In the last year alone, we have made some incredible technological advances towards self-driving cars. In March, a modified Audi Q5 made the trip from San Francisco to New York in driverless mode 99 percent of the time, according to the Delphi engineers in charge of the project. Similar to the race to the moon or the cell phone, every technology company is charging forward in pursuit of the ultimate self-driving vehicle. Although the technology seems to be rapidly moving forward, how ready is our society for this drastic step into the future?
A self-driving car potentially presents a safer and possibly more efficient way to travel. The computer powering the car wouldn’t get distracted by things like children in the back seat or cell phones and wouldn’t experience road rage or frustration at other drivers that can often cause accidents. It can calculate traffic flow, braking speed, and stopping distances with mathematical precision. The array sensors a self-driving car has to come equipped with, allows it to sense pedestrians, buses, cyclists, as well other vehicles on the road. When you begin to get more self-driving vehicles on the road, they can even talk to each other.
However, there is still plenty the car cannot anticipate. Humans have a tendency to be erratic and unpredictable at times. Anything from a cyclist or child charging into the middle of the road or another driver’s road rage could cause a potential problem for the independent machine on wheels. While researchers and engineers are developing a system in which the car would be able to interpret and react to certain, tough situations, like choosing between swerving and hitting a child in the road or an oncoming vehicle. Another potential side-effect of a driverless world would be the decline in the personal car insurance industry. While most experts agree that this decline is inevitable if the auto industry continues to move towards autonomous vehicles, no one can say when we will see its effects.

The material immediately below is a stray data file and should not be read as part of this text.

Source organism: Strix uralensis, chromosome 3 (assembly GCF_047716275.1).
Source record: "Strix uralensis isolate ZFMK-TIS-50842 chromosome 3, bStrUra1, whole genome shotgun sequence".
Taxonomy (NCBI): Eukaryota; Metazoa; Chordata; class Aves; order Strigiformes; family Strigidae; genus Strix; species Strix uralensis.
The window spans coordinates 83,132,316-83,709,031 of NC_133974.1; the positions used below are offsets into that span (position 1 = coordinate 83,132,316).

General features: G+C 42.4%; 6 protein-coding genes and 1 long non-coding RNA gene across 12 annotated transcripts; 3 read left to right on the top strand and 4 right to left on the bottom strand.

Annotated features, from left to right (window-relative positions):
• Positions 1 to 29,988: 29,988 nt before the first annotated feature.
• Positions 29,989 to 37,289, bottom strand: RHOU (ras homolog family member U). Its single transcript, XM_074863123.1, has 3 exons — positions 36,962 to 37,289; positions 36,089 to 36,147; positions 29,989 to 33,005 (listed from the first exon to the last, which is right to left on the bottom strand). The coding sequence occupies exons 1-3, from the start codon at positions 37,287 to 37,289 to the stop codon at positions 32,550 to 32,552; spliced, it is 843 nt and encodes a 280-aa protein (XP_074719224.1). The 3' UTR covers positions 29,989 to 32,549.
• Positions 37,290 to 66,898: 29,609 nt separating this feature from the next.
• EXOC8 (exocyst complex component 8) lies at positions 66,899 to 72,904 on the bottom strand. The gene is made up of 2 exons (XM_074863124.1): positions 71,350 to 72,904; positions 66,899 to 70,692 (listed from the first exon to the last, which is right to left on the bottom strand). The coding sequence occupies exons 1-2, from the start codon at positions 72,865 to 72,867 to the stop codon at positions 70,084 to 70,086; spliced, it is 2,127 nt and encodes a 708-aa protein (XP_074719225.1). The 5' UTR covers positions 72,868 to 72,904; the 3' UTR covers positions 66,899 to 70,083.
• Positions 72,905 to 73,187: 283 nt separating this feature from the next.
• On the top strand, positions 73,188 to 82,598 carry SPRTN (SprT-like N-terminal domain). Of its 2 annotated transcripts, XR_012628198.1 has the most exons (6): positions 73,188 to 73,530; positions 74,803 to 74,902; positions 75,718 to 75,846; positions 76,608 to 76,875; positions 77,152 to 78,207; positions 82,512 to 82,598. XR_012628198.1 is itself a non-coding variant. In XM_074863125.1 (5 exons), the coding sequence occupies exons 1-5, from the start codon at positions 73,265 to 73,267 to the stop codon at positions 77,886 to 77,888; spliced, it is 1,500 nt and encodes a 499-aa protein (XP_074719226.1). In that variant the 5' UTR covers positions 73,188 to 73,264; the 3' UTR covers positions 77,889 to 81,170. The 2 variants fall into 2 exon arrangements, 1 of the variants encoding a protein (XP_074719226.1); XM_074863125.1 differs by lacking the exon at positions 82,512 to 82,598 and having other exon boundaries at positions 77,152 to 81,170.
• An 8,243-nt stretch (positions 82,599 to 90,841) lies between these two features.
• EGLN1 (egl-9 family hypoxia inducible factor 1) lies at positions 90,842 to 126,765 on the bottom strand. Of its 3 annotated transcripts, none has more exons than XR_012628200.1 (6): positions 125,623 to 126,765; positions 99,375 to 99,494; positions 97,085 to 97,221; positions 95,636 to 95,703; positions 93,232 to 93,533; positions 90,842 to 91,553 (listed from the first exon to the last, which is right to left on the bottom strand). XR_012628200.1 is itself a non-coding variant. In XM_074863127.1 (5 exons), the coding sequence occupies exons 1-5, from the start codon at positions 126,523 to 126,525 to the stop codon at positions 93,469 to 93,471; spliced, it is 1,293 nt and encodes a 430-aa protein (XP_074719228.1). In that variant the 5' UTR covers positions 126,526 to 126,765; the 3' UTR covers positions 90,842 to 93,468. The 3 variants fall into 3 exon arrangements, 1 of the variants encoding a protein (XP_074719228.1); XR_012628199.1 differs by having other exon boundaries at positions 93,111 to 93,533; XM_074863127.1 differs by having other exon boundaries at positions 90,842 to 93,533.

There is also the question of the taxi/Uber market, which would inevitably be crushed by the advancement of self-driving vehicles. Experts predict that within a couple decades, autonomous vehicles will be the norm. If you’ve ever been in the back of a taxi with a driver speeding through the packed streets of Kansas City and felt that gripping fear for your life, than self-driving vehicles may not seem like such a bad idea! Until you take into account the 200,000+ drivers and chauffeurs that will lose their livelihood. If we progress towards driverless taxis, then we could also potentially move towards autonomous transportation of goods and the 3.5 million truckers that deliver them. The argument could be made that we have to move forward for the greater good of society.
At the heart of the autonomous revolution is the vision of a seamless and smooth transportation system that allows the freedom and independence that comes with owning your own vehicle and the safety and ease of transportation by flying or train. Having a driver has always been a luxury afforded to those elite and wealthy few. Now, we see a world on the horizon where that is an option available to the middle class, and eventually to everyone. The question is whether everyone will embrace it. Driving is a privilege in our society that gives us a sense of independence and freedom. Are we ready to give up that control for an overall safer world?